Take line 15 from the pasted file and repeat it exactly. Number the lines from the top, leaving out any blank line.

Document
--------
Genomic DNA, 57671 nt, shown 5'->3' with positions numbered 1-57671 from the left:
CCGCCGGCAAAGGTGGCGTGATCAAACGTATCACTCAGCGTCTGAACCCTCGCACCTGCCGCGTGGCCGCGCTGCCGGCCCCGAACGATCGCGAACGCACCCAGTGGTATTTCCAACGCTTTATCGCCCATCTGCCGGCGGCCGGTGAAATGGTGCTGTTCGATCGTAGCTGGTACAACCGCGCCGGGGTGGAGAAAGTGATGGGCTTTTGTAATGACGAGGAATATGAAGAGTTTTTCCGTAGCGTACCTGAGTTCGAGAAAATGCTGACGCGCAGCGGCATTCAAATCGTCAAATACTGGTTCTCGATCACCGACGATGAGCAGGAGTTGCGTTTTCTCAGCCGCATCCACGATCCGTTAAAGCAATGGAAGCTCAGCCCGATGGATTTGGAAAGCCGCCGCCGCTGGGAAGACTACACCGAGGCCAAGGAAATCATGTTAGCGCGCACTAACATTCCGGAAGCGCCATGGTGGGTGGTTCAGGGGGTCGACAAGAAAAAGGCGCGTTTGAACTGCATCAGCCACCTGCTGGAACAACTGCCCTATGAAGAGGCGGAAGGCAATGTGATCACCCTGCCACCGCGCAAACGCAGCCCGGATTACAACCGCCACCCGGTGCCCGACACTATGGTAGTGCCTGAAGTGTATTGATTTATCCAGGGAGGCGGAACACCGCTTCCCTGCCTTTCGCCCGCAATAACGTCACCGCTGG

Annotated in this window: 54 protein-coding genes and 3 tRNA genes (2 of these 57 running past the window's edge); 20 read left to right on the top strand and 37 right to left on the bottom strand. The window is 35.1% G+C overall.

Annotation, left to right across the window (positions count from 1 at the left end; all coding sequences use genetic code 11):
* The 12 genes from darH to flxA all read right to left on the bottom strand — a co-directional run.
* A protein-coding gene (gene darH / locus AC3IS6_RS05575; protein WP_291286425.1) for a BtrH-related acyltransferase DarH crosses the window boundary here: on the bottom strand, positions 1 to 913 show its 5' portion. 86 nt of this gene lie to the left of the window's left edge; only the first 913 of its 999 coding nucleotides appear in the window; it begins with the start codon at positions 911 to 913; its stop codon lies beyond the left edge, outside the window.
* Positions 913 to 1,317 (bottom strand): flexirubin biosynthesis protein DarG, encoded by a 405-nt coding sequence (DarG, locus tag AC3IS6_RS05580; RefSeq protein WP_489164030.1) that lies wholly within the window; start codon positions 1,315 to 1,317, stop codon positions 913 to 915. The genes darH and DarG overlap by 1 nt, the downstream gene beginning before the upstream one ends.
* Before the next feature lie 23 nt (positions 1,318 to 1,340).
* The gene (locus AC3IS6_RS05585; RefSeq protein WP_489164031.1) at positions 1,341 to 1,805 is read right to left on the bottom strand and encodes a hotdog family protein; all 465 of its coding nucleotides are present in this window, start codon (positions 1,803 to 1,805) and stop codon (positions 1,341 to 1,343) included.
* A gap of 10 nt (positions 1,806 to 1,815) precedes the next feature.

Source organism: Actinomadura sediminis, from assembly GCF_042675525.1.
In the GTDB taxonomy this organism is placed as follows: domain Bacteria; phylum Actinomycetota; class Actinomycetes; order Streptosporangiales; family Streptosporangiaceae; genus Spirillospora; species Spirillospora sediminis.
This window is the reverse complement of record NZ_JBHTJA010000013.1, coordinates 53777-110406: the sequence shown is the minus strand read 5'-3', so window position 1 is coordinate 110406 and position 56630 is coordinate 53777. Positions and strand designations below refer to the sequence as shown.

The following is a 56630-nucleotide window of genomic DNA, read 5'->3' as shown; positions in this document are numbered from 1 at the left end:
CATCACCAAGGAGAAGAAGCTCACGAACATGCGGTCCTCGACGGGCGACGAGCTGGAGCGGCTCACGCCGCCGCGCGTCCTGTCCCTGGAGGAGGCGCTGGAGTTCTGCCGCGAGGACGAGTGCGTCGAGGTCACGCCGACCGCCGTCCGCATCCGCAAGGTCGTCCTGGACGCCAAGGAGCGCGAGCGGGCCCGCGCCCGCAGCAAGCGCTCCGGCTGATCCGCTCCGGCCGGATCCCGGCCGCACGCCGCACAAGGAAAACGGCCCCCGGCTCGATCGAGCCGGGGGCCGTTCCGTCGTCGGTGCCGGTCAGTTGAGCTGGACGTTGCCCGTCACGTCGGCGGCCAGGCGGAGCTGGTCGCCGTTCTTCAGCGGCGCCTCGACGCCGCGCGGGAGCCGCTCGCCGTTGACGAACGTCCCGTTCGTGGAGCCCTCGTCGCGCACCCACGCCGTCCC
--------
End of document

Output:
CATCACCAAGGAGAAGAAGCTCACGAACATGCGGTCCTCGACGGGCGACGAGCTGGAGCGGCTCACGCCGCCGCGCGTCCTGTCCCTGGAGGAGGCGCTGGAGTTCTGCCGCGAGGACGAGTGCGTCGAGGTCACGCCGACCGCCGTCCGCATCCGCAAGGTCGTCCTGGACGCCAAGGAGCGCGAGCGGGCCCGCGCCCGCAGCAAGCGCTCCGGCTGATCCGCTCCGGCCGGATCCCGGCCGCACGCCGCACAAGGAAAACGGCCCCCGGCTCGATCGAGCCGGGGGCCGTTCCGTCGTCGGTGCCGGTCAGTTGAGCTGGACGTTGCCCGTCACGTCGGCGGCCAGGCGGAGCTGGTCGCCGTTCTTCAGCGGCGCCTCGACGCCGCGCGGGAGCCGCTCGCCGTTGACGAACGTCCCGTTCGTGGAGCCCTCGTCGCGCACCCACGCCGTCCC